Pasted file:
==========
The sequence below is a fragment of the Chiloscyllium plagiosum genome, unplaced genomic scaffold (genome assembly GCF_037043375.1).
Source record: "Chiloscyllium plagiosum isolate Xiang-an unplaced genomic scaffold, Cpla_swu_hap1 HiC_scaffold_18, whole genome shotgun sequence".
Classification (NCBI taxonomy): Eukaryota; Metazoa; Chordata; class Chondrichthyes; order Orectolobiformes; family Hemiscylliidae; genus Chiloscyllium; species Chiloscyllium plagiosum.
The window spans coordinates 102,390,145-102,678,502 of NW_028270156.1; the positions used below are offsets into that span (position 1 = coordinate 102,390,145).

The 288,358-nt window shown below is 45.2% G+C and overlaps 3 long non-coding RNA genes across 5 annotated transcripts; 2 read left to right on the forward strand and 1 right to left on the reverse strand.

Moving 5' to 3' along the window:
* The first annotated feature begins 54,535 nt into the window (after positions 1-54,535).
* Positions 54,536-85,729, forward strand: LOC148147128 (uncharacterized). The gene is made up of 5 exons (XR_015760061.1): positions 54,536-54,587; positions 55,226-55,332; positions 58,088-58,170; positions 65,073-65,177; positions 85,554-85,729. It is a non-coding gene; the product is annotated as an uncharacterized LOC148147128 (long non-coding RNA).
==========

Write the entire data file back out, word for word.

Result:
The sequence below is a fragment of the Chiloscyllium plagiosum genome, unplaced genomic scaffold (genome assembly GCF_037043375.1).
Source record: "Chiloscyllium plagiosum isolate Xiang-an unplaced genomic scaffold, Cpla_swu_hap1 HiC_scaffold_18, whole genome shotgun sequence".
Classification (NCBI taxonomy): Eukaryota; Metazoa; Chordata; class Chondrichthyes; order Orectolobiformes; family Hemiscylliidae; genus Chiloscyllium; species Chiloscyllium plagiosum.
The window spans coordinates 102,390,145-102,678,502 of NW_028270156.1; the positions used below are offsets into that span (position 1 = coordinate 102,390,145).

The 288,358-nt window shown below is 45.2% G+C and overlaps 3 long non-coding RNA genes across 5 annotated transcripts; 2 read left to right on the forward strand and 1 right to left on the reverse strand.

Moving 5' to 3' along the window:
* The first annotated feature begins 54,535 nt into the window (after positions 1-54,535).
* Positions 54,536-85,729, forward strand: LOC148147128 (uncharacterized). The gene is made up of 5 exons (XR_015760061.1): positions 54,536-54,587; positions 55,226-55,332; positions 58,088-58,170; positions 65,073-65,177; positions 85,554-85,729. It is a non-coding gene; the product is annotated as an uncharacterized LOC148147128 (long non-coding RNA).